Marilyn Geewax Marilyn Geewax is a senior business news editor, assigning and editing stories for radio. She also writes and edits for the NPR web site, and regularly discusses economic issues on NPR's mid-day show Here & Now.
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Marilyn Geewax 2017
Stephen Voss/NPR

Marilyn Geewax

Senior Business Editor, Business News Desk

Marilyn Geewax is a senior business news editor, assigning and editing stories for radio. She also writes and edits for the NPR web site, and regularly discusses economic issues on NPR's mid-day show Here & Now.

Since the 2016 presidential election, she has added another focus: coordinating coverage of the Trump family business interests.

Before joining NPR in 2008, Geewax served as the national economics correspondent for Cox Newspapers' Washington Bureau. Before that, she worked at Cox's flagship paper, the Atlanta Journal-Constitution, first as a business reporter and then as a columnist and editorial board member. She got her start as a business reporter for the Akron Beacon Journal.

Over the years, she has filed news stories from China, Japan, South Africa, and Europe. She helped edit coverage for NPR that won the Edward R. Murrow Award and Heywood Broun Award.

Geewax was a Nieman Fellow at Harvard, where she studied economics and international relations. She earned a master's degree at Georgetown University, focusing on international economic affairs, and has a bachelor's degree from The Ohio State University.

She is the former vice chair of the National Press Club's Board of Governors, and currently serves on the board of the Society of American Business Editors and Writers.

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Story Archive

Job seekers line up to enter a career fair in Los Angeles, on Dec. 1, 2010. At the peak of the recession, the unemployment rate hit 10 percent. It's now 4.1 percent. Kevork Djansezian/Getty Images hide caption

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A squirrel investigates Halloween jack-o'lanterns in Washington, D.C. Analysts say spending for holiday decor, candy and costumes is strong this year. Joe Raedle/Getty Images hide caption

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Joe Raedle/Getty Images

United States Trade Representative Robert Lighthizer (left) speaks Tuesday at the end of the latest round of negotiations over the North American Free Trade Agreement in Washington, as Mexico's economy minister, Ildefonso Guajardo, looks on. Manuel Balce Ceneta/AP hide caption

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Manuel Balce Ceneta/AP

Former Equifax CEO Richard Smith testifies about the company's massive data breach before a House Energy and Commerce subcommittee on Tuesday. Chip Somodevilla/Getty Images hide caption

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Chip Somodevilla/Getty Images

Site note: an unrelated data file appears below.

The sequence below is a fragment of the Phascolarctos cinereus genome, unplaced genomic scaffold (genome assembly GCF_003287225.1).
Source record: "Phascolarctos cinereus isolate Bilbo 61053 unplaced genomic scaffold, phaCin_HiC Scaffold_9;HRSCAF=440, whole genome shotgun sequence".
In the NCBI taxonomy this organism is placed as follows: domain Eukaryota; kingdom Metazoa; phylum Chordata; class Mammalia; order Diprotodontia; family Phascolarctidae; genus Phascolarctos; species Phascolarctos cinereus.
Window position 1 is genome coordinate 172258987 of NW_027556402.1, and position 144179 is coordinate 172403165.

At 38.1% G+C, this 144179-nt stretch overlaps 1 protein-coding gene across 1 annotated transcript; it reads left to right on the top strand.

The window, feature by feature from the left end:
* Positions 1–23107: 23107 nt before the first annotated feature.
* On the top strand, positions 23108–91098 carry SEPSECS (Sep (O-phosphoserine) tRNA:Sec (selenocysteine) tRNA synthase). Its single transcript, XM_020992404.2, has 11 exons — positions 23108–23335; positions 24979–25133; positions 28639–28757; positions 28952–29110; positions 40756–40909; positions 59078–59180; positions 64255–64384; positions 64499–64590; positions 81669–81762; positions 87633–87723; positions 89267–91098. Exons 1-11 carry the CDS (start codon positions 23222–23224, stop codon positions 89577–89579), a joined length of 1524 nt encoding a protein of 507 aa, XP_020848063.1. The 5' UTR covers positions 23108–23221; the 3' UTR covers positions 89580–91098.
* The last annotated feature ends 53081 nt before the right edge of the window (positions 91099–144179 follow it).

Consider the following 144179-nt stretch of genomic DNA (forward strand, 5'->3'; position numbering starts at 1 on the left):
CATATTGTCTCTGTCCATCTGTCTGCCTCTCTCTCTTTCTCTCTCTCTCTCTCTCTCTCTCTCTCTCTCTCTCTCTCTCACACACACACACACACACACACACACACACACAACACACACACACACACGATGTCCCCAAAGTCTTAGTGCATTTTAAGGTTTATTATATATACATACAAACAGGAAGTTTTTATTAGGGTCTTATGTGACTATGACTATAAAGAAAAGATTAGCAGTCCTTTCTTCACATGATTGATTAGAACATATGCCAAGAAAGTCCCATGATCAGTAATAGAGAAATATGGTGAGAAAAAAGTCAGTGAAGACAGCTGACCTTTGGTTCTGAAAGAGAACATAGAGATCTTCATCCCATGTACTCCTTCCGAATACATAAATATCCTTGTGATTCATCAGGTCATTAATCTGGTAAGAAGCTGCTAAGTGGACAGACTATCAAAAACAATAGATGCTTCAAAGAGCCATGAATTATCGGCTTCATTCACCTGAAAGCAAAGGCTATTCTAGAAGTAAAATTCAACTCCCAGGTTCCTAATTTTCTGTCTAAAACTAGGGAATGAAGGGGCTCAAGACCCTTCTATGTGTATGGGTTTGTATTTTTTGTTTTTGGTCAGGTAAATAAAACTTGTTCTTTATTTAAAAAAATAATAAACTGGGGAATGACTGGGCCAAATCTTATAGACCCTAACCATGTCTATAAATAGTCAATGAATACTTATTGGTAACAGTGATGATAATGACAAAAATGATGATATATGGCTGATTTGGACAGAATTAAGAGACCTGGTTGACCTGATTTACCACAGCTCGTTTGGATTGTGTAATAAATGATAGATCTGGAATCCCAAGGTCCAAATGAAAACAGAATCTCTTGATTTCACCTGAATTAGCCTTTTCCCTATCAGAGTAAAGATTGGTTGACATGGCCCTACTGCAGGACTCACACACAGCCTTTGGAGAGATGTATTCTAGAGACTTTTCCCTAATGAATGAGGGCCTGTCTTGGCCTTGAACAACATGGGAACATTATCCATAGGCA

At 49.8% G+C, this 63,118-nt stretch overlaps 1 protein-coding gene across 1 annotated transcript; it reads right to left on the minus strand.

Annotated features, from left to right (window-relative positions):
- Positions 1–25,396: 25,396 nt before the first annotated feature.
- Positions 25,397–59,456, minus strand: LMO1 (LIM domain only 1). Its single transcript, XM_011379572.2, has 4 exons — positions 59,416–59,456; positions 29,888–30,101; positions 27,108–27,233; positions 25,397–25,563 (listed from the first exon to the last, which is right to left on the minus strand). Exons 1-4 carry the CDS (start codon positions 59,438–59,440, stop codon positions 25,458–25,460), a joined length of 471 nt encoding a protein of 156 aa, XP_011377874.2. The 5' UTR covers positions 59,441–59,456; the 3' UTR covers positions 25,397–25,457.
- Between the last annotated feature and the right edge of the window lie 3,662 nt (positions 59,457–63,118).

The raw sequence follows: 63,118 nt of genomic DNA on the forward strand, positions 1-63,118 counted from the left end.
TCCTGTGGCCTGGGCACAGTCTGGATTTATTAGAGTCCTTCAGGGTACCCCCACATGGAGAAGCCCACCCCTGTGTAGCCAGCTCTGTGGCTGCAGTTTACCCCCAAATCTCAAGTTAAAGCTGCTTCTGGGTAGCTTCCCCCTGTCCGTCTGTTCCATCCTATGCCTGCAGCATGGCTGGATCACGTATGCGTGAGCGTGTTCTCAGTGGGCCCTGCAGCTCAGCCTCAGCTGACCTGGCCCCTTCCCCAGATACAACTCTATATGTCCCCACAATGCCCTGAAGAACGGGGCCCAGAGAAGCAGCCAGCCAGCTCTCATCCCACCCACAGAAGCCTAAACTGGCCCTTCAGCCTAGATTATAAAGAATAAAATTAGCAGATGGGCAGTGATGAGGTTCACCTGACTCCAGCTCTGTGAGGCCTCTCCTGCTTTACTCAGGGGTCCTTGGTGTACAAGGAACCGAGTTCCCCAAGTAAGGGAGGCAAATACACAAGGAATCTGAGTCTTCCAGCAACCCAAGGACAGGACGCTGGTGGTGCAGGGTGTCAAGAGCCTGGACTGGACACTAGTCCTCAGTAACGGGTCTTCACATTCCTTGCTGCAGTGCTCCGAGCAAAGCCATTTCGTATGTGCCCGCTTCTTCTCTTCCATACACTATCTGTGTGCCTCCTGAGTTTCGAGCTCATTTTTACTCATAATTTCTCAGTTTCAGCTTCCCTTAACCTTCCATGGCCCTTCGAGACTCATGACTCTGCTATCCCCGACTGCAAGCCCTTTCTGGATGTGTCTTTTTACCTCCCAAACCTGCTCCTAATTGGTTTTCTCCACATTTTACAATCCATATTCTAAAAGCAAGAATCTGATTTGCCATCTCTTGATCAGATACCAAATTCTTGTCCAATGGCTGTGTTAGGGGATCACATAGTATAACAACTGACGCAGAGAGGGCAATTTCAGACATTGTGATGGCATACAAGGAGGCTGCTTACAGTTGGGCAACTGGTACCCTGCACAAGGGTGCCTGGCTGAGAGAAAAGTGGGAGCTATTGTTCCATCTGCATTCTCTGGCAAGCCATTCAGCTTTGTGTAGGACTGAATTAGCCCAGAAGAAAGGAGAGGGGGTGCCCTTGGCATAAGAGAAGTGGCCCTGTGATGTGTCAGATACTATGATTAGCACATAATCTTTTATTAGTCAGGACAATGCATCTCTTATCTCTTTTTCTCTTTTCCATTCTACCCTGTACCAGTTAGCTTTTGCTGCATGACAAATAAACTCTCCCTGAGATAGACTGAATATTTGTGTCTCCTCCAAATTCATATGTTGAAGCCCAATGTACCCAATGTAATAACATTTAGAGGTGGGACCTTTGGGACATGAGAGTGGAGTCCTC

President Trump holds up a signed memorandum calling for a trade investigation of China at the White House on Monday. Alex Brandon/AP hide caption

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Alex Brandon/AP

Trump Turns To 43-Year-Old 'America First' Trade Law To Pressure China

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White House adviser Kellyanne Conway said in an interview on Thursday that the federal disclosure rules could be too cumbersome. Brendan Smialowski/AFP/Getty Images hide caption

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Brendan Smialowski/AFP/Getty Images

Earlier this year, Frankfurt, Germany-based Deutsche Bank paid a $425 million fine for its involvement in a money-laundering scheme with Russian clients. Justin Tallis/AFP/Getty Images hide caption

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Justin Tallis/AFP/Getty Images

President Trump's son Donald Trump Jr. speaks at the Republican National Convention in Cleveland on July 19. On Tuesday Trump Jr. released an email exchange he had about meeting with a Russian lawyer earlier that summer. Jim Watson/AFP/Getty Images hide caption

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Jim Watson/AFP/Getty Images

The Question Hanging Over Washington: Did Donald Trump Jr. Break The Law?

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Outgoing ethics director Walter Shaub said in January that President Trump's plan to reduce conflicts of interest "doesn't meet the standards ... that every president in the past four decades has met." Claire Harbage/NPR hide caption

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Claire Harbage/NPR

Ethics Office Director Walter Shaub Resigns, Saying Rules Need To Be Tougher

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Sen. Richard Blumenthal, D-Conn., is among the more than 190 Democrats who are suing President Trump over his business deals involving foreign governments. Alex Wong/Getty Images hide caption

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Maryland Attorney General Brian Frosh (left) and District of Columbia Attorney General Karl Racine announce a lawsuit against President Trump over conflicts of interest with his businesses on Monday in Washington. Alex Brandon/AP hide caption

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Alex Brandon/AP